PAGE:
Waste Recycling in the Food Chain

Omole, T. A. (1983-01-18)

Lecture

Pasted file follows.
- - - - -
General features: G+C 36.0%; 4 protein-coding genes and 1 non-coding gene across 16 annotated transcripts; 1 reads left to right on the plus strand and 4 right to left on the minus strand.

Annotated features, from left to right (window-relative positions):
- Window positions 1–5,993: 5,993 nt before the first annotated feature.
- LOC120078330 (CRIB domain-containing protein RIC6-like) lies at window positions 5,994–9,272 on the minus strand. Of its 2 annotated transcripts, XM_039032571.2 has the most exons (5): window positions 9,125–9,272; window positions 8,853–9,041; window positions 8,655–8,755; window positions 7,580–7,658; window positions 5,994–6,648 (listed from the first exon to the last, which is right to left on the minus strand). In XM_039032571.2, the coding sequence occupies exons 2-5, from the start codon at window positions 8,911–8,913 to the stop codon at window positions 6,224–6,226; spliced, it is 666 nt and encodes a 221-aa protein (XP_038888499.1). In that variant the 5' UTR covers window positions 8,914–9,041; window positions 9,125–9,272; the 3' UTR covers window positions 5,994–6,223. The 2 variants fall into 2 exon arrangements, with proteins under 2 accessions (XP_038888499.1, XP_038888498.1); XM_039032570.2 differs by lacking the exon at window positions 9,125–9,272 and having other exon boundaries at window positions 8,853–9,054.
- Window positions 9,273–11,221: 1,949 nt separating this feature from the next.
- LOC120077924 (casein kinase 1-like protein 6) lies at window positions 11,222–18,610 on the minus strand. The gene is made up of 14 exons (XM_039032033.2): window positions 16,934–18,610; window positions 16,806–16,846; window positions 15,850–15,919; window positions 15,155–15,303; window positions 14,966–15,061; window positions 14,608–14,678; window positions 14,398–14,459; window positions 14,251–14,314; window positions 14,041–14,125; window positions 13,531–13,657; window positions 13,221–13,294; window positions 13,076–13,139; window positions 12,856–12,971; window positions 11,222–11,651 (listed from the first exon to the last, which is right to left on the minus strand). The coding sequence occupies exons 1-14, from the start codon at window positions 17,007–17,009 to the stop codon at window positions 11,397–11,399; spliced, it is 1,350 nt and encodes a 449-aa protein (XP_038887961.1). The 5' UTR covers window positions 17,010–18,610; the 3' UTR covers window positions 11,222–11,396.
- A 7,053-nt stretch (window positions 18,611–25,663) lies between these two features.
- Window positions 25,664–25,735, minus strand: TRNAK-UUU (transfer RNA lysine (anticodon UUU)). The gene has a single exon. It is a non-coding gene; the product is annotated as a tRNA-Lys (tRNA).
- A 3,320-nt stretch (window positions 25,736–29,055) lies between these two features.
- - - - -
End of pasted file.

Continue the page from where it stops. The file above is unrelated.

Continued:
Man's emergence as a successful and resourceful member of the earth's community is largely due to his ability to manipulate and utilize other members of the community to his own advantage. However varied his other preoccupations may have been, obtaining food for survival was his constant concern. It still is. For thousands of years, man was a wandering food gathering animal. Hunger was often his lot and insecurity and uncertainty were his constant companions. His role in the natural scheme of things was that of a consumer, a confirmed omnivore and often that of a scavenger. Aristotle was correct in asserting that procreation and feeding are the main pre-occupations of all living beings. Like the lower animal, whom in many aspects he resembled, early man collected fruits, mosses and tubers, seized eagerly upon such small animals as snakes and lizards and even ate the insects that crawled beneath his feet. In these early days, man reflected nature; he was indeed a part of nature to a greater extent than at the present time. Yesterday he was full, today empty. In sunshine he was merry, in storm wretched and afraid. Life bore a terrible immediacy for him, with little thought of future and none of the past. In the childhood of human race, the mind of man was fixed on the present.

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